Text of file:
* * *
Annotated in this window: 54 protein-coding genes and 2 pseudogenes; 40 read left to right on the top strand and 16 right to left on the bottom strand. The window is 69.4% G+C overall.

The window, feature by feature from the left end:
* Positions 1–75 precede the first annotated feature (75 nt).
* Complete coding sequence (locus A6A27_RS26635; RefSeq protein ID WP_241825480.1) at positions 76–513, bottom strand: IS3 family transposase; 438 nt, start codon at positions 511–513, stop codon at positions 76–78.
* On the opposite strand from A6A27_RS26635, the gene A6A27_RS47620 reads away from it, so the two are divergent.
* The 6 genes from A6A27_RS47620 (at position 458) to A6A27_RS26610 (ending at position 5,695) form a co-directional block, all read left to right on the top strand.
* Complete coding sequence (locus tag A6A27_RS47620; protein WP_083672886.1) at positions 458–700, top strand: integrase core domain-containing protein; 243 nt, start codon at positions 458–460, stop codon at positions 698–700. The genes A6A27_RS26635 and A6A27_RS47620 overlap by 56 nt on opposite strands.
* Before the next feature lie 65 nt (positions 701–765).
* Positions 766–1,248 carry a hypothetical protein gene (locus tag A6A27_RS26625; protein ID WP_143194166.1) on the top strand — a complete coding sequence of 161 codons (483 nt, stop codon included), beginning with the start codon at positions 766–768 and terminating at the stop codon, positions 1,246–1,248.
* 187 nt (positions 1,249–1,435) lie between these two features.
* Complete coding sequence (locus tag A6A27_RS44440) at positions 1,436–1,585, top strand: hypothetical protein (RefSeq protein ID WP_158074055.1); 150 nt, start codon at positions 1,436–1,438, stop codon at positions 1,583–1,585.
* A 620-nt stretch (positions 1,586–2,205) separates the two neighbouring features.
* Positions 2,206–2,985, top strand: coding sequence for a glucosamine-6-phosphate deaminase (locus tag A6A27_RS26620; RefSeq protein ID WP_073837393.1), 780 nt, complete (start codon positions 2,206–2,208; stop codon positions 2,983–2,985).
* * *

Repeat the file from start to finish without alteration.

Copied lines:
Annotated in this window: 54 protein-coding genes and 2 pseudogenes; 40 read left to right on the top strand and 16 right to left on the bottom strand. The window is 69.4% G+C overall.

The window, feature by feature from the left end:
* Positions 1–75 precede the first annotated feature (75 nt).
* Complete coding sequence (locus A6A27_RS26635; RefSeq protein ID WP_241825480.1) at positions 76–513, bottom strand: IS3 family transposase; 438 nt, start codon at positions 511–513, stop codon at positions 76–78.
* On the opposite strand from A6A27_RS26635, the gene A6A27_RS47620 reads away from it, so the two are divergent.
* The 6 genes from A6A27_RS47620 (at position 458) to A6A27_RS26610 (ending at position 5,695) form a co-directional block, all read left to right on the top strand.
* Complete coding sequence (locus tag A6A27_RS47620; protein WP_083672886.1) at positions 458–700, top strand: integrase core domain-containing protein; 243 nt, start codon at positions 458–460, stop codon at positions 698–700. The genes A6A27_RS26635 and A6A27_RS47620 overlap by 56 nt on opposite strands.
* Before the next feature lie 65 nt (positions 701–765).
* Positions 766–1,248 carry a hypothetical protein gene (locus tag A6A27_RS26625; protein ID WP_143194166.1) on the top strand — a complete coding sequence of 161 codons (483 nt, stop codon included), beginning with the start codon at positions 766–768 and terminating at the stop codon, positions 1,246–1,248.
* 187 nt (positions 1,249–1,435) lie between these two features.
* Complete coding sequence (locus tag A6A27_RS44440) at positions 1,436–1,585, top strand: hypothetical protein (RefSeq protein ID WP_158074055.1); 150 nt, start codon at positions 1,436–1,438, stop codon at positions 1,583–1,585.
* A 620-nt stretch (positions 1,586–2,205) separates the two neighbouring features.
* Positions 2,206–2,985, top strand: coding sequence for a glucosamine-6-phosphate deaminase (locus tag A6A27_RS26620; RefSeq protein ID WP_073837393.1), 780 nt, complete (start codon positions 2,206–2,208; stop codon positions 2,983–2,985).